Friedemann Friese

2F-SPIELE 2008

No. of Players:
2 - 5



Gamebox author Ralf Togler writes about the game:

2F-SPIELE is back again, and Friedeman Frieseīs newest game is Flussfieber. In the game the players try to bring their two tree fellers (three fellers in a 2-3 player game) from one end of a river to the other by navigating them along a bunch of floating logs. This seems to be easy enough, but the narrower parts of the river will soon be crowded, because the other players have the same aim, too. And then there is also a lot of logs in the river which additionally handicap the players.

As usual for a 2F game, the design is appealing and funny. The game comes in a very huge box, although it seems that this would not really have been necessary, because the box only contains feller figures for each player, some logs, 90 cards for the players and six river boards that can be used on both sides. For a game with normal duration, only two of the river boards normally are taken to design the river, so that the players have a lot of possibilities to vary the game. Or, if they feel like real Canadians, they may go for a longer river!


To set up the game, every player gets his tree fellers and places them at the one end of the river. Then each player gets his own deck of cards, shuffles it and takes three cards into the hand. Last but not least the logs are arranged on the river as indicated on the river boards.

In their turns, the players one by one play a card that shows which of their tree fellers can be moved and how many spaces on the river this tree feller can go forward. A tree feller may push up to two other players or logs one step further but unfortunately there is no way to push three or more of these "barricades". So the players try to block the other tree fellers especially where the river becomes narrow and only one or two fellers can pass at a time. While this alone may look easy, the rapids on some river spaces make the game much more complex than it looks like. A tree feller, who has moved on one of the rapids and ends his movement on this space (either by his own will or by being pushed by another player), is moved along the rapid and does not stop until he reaches the first "normal" space or is blocked by other players or logs (a bit similar to the conveyor belts in Roborally). So it does not seldom happen that players in lead are very soon at the end of the queue again.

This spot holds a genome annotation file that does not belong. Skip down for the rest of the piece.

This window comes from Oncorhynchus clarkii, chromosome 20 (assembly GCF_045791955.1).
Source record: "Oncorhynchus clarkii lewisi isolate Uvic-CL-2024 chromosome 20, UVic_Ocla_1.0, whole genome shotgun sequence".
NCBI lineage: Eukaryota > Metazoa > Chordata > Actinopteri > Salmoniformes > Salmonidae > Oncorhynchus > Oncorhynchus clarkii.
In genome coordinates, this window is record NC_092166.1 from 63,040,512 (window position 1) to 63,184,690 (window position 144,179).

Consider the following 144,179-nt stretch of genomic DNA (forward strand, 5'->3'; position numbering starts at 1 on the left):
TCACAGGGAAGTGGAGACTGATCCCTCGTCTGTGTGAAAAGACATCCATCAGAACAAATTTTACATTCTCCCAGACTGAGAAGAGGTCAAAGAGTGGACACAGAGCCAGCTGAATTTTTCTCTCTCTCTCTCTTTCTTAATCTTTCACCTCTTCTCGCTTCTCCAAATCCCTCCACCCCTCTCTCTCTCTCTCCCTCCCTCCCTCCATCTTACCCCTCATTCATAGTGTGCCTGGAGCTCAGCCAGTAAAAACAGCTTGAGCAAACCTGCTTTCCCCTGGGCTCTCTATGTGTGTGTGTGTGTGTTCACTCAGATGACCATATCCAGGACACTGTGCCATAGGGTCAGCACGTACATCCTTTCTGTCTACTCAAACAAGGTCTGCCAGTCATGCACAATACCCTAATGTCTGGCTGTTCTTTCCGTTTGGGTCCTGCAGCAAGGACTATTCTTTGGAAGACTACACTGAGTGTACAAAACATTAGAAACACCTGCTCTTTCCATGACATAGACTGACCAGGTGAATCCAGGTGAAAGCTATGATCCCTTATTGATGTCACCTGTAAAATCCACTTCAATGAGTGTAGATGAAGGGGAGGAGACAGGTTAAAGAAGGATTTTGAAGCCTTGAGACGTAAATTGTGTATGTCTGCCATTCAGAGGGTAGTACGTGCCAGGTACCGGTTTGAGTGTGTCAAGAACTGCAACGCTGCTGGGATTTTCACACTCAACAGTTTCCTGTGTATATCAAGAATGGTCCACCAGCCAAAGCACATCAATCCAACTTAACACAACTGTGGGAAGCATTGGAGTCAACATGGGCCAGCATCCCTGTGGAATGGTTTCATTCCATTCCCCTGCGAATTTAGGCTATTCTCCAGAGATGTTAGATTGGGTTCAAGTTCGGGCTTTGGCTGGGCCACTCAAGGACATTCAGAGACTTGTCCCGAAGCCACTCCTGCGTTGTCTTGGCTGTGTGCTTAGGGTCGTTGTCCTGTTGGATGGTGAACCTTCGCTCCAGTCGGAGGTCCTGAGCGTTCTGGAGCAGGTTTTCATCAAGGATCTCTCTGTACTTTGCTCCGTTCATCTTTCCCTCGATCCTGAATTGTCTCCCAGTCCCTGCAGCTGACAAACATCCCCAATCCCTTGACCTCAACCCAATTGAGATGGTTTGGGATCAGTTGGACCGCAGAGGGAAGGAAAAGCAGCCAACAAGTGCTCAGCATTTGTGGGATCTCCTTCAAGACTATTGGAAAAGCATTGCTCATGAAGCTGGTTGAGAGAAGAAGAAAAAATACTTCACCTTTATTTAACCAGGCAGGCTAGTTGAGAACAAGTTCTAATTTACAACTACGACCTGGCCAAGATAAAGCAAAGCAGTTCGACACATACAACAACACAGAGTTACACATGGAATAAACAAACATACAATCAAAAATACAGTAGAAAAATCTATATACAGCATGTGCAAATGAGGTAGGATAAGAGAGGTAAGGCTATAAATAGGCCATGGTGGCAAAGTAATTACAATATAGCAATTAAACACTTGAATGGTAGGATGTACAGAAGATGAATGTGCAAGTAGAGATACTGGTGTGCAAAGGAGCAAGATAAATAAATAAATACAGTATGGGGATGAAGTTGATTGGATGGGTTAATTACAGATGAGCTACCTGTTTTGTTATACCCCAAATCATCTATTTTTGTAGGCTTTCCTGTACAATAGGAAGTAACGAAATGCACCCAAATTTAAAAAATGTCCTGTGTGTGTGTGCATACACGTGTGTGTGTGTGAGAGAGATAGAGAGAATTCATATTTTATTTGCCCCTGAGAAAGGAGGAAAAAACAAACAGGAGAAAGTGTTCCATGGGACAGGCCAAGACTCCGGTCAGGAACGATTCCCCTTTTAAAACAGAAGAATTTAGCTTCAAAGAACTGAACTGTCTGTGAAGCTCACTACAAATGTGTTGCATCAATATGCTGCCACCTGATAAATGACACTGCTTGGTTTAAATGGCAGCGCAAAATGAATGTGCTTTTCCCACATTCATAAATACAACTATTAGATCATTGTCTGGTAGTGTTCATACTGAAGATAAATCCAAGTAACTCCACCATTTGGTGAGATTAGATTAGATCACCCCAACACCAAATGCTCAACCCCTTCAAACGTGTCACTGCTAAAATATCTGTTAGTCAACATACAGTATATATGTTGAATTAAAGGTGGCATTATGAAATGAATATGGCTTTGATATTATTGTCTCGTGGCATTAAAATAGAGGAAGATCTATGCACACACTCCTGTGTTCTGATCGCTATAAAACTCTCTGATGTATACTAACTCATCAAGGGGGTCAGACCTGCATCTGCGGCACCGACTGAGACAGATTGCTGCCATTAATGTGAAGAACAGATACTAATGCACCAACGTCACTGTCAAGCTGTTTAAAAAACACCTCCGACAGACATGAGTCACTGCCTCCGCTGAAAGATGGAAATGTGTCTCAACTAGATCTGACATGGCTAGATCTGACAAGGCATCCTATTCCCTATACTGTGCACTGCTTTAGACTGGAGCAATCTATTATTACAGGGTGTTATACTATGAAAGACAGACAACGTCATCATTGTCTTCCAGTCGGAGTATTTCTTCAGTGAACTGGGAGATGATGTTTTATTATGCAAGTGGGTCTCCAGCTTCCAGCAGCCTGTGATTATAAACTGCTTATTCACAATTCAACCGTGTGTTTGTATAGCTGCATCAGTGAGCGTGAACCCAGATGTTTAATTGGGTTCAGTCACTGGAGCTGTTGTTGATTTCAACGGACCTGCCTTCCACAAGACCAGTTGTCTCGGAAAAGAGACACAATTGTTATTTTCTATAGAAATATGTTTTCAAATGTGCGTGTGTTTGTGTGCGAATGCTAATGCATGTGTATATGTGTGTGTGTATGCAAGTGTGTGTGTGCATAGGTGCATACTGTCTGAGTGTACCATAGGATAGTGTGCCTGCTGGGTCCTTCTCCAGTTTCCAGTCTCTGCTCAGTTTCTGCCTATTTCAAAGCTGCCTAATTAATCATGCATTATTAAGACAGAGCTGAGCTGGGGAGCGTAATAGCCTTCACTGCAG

Flussfieber is quite typical for 2F. It is easy to explain, easy to play but not too easy to win. Although luck concerning the other players actions has some influence in the game, it also needs some tactical understandings of the game to move the tree fellers quick enough through the river. Especially in the narrower parts of the river it will take some time to do a clever turn, particularly if this part is combined with rapids. Still, a player will not have a real chance if the one or other opponent turns nasty and brings the tree feller on the next rapid again and again. This game of payback and revenge makes the game funny but with the wrong players it also can become frustrating. So Flussfieber should only be played with the right people - then it will be a great fun!!!

In my opinion the game becomes better with increasing number of players. While in a two player game there is always enough room to move the tree fellers, the game is really a big shot with five players. The only and last point of criticism I have is the choice of the tree feller figures. It is sometimes a little bit hard to see which tree feller can be moved, but after some time you get used to it, too. As you can assume, Flussfieber is not a game for a whole evening, but it will enthuse many players who, after a hard strategic game, only want to have some fun by pushing and angering their opponents.

Looking for this game? Visit Funagain Games!

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Copyright © 2008 Frank Schulte-Kulkmann, Essen, Germany